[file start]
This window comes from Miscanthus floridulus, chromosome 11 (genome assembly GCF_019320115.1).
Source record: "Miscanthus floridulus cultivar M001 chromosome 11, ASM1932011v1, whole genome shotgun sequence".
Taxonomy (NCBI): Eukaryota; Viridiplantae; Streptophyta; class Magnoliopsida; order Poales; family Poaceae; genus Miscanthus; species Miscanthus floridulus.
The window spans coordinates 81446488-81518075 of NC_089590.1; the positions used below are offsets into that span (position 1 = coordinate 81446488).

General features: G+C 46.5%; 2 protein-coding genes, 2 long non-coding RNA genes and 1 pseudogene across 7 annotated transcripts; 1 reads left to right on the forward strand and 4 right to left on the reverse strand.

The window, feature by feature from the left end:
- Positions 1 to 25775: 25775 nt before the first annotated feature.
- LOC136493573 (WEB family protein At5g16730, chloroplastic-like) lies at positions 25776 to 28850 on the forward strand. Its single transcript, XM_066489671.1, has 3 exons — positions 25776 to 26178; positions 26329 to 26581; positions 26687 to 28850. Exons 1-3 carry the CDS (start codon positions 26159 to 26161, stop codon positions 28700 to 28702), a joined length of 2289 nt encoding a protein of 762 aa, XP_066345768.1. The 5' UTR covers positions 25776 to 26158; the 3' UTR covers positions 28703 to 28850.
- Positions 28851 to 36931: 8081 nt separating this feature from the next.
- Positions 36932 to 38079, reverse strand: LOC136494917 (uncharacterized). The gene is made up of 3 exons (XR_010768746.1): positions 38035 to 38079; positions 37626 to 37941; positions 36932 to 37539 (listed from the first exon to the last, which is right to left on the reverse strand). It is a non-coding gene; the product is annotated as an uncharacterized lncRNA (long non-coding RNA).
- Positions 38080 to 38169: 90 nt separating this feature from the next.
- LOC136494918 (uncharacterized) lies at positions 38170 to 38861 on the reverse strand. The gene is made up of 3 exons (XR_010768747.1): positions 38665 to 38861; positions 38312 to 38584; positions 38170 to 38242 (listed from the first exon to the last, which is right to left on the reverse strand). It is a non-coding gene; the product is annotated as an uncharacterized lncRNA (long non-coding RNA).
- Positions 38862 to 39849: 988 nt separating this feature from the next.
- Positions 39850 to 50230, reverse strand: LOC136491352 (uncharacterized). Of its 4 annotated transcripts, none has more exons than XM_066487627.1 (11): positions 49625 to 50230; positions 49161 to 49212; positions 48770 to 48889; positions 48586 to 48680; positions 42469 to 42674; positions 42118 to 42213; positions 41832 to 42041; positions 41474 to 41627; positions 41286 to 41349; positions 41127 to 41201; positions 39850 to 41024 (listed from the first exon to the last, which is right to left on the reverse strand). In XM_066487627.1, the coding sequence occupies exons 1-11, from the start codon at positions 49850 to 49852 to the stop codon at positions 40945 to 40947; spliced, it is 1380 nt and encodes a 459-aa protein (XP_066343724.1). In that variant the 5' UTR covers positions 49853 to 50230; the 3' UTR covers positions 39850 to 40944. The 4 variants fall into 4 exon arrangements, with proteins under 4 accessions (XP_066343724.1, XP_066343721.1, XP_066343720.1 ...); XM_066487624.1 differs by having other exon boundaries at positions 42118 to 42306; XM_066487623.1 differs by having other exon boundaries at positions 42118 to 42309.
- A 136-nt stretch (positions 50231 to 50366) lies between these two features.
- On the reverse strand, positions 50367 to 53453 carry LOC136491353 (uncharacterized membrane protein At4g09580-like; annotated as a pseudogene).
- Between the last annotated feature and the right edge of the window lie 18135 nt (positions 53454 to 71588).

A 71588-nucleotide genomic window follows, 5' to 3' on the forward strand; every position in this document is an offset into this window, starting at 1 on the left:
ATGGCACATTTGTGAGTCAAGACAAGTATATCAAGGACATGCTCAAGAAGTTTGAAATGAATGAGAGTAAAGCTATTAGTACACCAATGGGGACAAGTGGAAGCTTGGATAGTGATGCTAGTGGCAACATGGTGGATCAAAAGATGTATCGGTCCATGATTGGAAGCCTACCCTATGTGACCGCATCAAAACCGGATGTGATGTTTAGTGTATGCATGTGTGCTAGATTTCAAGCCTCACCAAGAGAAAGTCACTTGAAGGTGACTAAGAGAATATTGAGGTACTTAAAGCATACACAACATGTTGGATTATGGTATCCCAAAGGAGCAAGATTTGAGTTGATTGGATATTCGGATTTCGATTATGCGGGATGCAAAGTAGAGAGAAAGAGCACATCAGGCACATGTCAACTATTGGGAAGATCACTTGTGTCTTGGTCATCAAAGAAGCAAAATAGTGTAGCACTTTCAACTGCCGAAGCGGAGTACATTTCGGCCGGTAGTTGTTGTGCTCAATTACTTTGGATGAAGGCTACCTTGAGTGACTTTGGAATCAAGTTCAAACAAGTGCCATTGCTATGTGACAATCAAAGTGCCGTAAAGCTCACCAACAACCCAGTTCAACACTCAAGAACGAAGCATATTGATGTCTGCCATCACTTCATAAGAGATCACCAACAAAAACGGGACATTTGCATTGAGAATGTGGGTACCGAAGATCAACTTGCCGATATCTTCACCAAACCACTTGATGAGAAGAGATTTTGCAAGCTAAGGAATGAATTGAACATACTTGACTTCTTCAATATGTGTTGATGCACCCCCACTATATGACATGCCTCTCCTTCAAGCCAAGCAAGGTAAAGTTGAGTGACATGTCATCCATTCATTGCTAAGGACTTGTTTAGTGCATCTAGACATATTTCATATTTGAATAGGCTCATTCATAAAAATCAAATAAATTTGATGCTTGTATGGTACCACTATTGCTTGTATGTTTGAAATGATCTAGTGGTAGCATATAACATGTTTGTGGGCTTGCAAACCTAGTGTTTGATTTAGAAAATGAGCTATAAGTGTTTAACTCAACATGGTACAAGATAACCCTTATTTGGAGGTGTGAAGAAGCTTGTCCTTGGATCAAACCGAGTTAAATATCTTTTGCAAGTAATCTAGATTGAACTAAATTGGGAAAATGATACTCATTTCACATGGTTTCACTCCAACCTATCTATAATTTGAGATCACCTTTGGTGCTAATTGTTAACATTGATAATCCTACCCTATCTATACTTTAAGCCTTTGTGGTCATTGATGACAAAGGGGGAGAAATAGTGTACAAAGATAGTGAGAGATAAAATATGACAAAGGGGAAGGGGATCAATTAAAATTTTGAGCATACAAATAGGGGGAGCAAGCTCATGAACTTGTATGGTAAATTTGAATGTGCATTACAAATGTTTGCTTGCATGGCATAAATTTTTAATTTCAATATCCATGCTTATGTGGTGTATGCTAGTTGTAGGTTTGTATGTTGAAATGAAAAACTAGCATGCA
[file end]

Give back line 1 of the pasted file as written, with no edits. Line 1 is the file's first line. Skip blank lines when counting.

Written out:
This window comes from Miscanthus floridulus, chromosome 11 (genome assembly GCF_019320115.1).